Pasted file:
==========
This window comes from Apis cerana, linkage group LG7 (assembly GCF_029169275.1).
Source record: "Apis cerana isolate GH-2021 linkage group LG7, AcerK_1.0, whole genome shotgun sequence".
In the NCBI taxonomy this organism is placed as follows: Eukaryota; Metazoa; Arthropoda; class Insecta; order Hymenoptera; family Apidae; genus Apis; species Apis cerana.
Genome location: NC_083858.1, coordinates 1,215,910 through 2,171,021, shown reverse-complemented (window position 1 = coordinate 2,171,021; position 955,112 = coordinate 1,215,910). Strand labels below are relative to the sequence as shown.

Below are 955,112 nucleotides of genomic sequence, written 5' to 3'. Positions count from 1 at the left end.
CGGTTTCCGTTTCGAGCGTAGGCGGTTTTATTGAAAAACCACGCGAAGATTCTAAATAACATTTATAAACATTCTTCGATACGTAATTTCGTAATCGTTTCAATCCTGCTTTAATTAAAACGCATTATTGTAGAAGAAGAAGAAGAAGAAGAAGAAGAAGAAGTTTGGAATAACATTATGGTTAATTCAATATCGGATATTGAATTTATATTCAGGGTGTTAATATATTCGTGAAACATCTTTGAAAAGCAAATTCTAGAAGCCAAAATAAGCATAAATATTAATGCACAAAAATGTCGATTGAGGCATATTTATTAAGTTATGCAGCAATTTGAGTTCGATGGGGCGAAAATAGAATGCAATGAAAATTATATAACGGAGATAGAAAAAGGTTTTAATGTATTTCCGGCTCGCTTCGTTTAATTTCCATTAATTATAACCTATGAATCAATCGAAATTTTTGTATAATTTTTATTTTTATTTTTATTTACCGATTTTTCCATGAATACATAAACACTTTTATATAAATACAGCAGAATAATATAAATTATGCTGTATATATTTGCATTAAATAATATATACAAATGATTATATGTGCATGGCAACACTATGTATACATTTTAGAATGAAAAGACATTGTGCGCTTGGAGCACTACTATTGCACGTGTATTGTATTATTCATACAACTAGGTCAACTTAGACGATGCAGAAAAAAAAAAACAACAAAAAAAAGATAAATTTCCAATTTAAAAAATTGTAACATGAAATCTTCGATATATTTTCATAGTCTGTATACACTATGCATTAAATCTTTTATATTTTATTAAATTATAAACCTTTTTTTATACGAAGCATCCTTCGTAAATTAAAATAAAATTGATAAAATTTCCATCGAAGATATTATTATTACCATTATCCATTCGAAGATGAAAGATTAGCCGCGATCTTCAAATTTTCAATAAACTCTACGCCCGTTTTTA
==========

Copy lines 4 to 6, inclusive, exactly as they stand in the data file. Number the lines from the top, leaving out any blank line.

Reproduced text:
Genome location: NC_083858.1, coordinates 1,215,910 through 2,171,021, shown reverse-complemented (window position 1 = coordinate 2,171,021; position 955,112 = coordinate 1,215,910). Strand labels below are relative to the sequence as shown.

Below are 955,112 nucleotides of genomic sequence, written 5' to 3'. Positions count from 1 at the left end.
CGGTTTCCGTTTCGAGCGTAGGCGGTTTTATTGAAAAACCACGCGAAGATTCTAAATAACATTTATAAACATTCTTCGATACGTAATTTCGTAATCGTTTCAATCCTGCTTTAATTAAAACGCATTATTGTAGAAGAAGAAGAAGAAGAAGAAGAAGAAGAAGTTTGGAATAACATTATGGTTAATTCAATATCGGATATTGAATTTATATTCAGGGTGTTAATATATTCGTGAAACATCTTTGAAAAGCAAATTCTAGAAGCCAAAATAAGCATAAATATTAATGCACAAAAATGTCGATTGAGGCATATTTATTAAGTTATGCAGCAATTTGAGTTCGATGGGGCGAAAATAGAATGCAATGAAAATTATATAACGGAGATAGAAAAAGGTTTTAATGTATTTCCGGCTCGCTTCGTTTAATTTCCATTAATTATAACCTATGAATCAATCGAAATTTTTGTATAATTTTTATTTTTATTTTTATTTACCGATTTTTCCATGAATACATAAACACTTTTATATAAATACAGCAGAATAATATAAATTATGCTGTATATATTTGCATTAAATAATATATACAAATGATTATATGTGCATGGCAACACTATGTATACATTTTAGAATGAAAAGACATTGTGCGCTTGGAGCACTACTATTGCACGTGTATTGTATTATTCATACAACTAGGTCAACTTAGACGATGCAGAAAAAAAAAAACAACAAAAAAAAGATAAATTTCCAATTTAAAAAATTGTAACATGAAATCTTCGATATATTTTCATAGTCTGTATACACTATGCATTAAATCTTTTATATTTTATTAAATTATAAACCTTTTTTTATACGAAGCATCCTTCGTAAATTAAAATAAAATTGATAAAATTTCCATCGAAGATATTATTATTACCATTATCCATTCGAAGATGAAAGATTAGCCGCGATCTTCAAATTTTCAATAAACTCTACGCCCGTTTTTA